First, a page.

Looking at Tumblr blogs like these ones – and reblogging their awesome content for your followers to see and feel inspired by – normalizes bodies that you don’t tend to see in everyday media. It’s a wonderful counterbalance to the very thin images that you see every day.
And you get a wonderful sense of community by looking at and responding to posters’ images. You’ll notice how loved body types similar to yours are! And it might be a refreshing change to see how people who look like you are received by the masses.
Don’t Forget This Mindset Shift
At the end of the day, photos are about memories and experiences – not just how you look or what you weigh.
So when you look at your photos, don’t just scrutinize your face and body.
Instead, think about what you were doing, who you were with, and what was going on in the moment. Recognize that in some of your favorite pictures of yourself, a lot of that beauty is coming from your happiness within.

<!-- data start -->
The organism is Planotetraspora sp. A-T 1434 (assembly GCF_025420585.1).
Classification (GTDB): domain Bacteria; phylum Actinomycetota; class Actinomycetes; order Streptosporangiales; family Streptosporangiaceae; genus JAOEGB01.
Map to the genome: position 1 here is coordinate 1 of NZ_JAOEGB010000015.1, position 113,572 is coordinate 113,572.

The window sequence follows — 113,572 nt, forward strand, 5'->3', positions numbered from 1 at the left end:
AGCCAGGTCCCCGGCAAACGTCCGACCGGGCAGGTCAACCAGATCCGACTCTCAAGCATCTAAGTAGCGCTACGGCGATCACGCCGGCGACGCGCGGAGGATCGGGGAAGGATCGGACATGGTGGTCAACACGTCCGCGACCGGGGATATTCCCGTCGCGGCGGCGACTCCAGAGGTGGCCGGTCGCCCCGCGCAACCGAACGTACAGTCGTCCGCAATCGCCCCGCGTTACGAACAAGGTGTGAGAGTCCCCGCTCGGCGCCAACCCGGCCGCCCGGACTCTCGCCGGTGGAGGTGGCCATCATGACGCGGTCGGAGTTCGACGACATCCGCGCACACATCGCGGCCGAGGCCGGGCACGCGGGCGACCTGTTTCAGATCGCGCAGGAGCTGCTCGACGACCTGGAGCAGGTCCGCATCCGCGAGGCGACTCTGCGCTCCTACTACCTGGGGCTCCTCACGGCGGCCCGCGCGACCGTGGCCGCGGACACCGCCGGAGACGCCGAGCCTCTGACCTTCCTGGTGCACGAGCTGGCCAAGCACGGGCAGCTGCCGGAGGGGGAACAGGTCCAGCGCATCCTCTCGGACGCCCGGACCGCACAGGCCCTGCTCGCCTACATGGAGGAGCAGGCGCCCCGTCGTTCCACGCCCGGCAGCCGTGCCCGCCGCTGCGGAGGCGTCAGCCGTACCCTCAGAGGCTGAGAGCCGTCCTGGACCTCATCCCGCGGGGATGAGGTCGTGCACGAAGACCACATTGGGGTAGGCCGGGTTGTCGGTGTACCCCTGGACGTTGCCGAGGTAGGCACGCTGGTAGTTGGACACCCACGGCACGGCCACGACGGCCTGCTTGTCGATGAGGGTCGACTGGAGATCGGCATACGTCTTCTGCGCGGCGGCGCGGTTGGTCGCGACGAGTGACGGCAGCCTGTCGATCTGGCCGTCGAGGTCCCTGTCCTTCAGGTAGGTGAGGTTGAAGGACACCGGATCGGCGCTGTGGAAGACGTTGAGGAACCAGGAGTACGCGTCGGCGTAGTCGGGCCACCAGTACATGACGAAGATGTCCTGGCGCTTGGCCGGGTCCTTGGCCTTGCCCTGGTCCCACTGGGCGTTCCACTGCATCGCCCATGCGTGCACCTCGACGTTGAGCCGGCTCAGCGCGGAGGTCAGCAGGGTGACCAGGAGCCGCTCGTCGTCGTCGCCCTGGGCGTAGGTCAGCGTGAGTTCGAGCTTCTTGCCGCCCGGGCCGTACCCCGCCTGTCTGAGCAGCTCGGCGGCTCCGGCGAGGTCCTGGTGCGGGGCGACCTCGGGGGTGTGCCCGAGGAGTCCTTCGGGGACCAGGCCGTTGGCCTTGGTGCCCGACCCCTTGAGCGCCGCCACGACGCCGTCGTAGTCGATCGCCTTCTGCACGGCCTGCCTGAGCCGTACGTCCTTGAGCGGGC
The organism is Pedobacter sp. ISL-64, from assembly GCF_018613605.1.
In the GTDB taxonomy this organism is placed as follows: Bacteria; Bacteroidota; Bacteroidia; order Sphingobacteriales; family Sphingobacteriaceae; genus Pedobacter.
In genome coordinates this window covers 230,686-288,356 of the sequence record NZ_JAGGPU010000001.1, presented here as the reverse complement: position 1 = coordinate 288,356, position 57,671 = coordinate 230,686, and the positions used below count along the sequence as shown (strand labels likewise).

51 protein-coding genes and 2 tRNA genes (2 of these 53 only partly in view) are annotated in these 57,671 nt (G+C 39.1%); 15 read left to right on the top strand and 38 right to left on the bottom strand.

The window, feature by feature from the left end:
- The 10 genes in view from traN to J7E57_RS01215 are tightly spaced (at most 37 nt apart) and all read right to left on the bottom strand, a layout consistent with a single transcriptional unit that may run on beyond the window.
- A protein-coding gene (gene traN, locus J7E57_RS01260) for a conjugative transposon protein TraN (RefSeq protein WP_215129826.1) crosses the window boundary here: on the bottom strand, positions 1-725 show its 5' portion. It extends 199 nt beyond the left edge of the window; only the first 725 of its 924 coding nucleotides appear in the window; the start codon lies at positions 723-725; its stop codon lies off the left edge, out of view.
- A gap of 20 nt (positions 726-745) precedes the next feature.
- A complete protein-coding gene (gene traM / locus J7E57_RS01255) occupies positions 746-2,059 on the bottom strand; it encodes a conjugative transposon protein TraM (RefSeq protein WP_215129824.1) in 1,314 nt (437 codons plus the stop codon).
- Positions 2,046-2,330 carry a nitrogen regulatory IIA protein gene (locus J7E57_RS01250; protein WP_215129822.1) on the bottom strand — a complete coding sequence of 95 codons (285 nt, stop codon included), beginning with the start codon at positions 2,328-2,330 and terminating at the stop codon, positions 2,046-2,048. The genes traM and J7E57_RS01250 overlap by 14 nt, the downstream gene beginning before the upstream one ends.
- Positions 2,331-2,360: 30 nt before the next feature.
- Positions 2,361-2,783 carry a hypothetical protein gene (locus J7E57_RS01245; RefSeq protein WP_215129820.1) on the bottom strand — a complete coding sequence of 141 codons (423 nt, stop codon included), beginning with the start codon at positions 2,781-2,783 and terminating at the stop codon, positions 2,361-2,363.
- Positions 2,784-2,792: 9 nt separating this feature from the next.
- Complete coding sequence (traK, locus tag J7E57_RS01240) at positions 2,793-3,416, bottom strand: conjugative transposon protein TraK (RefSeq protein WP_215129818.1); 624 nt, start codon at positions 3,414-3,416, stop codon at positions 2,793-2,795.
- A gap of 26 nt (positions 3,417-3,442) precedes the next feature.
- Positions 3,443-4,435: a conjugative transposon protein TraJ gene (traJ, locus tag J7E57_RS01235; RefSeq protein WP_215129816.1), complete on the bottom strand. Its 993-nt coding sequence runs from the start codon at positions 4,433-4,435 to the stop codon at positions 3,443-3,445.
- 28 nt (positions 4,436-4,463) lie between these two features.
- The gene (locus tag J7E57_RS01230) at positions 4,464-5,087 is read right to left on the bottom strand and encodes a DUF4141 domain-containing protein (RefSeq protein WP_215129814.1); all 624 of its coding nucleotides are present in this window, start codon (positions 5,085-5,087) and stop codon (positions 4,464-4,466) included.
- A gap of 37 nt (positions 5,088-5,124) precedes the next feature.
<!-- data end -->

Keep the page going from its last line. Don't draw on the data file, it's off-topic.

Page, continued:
When you’re more willing to join in pictures, not only do you get an opportunity to preserve a memory, but your friends and loved ones get that, too.
They want you in their pictures. You’re part of that memory. And you’re looking gorgeous.
So let yourself jump in and say a big, cheesy “Cheese!”
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Golda Poretsky is a Contributing Writer for Everyday Feminism. She’s a certified holistic health counselor and founder of Body Love Wellness, a program designed for plus-sized women who are fed up with dieting and want support to stop obsessing about food and weight. Follow her on Twitter at @bodylovewellnes. Read her articles here and book her for speaking engagements here.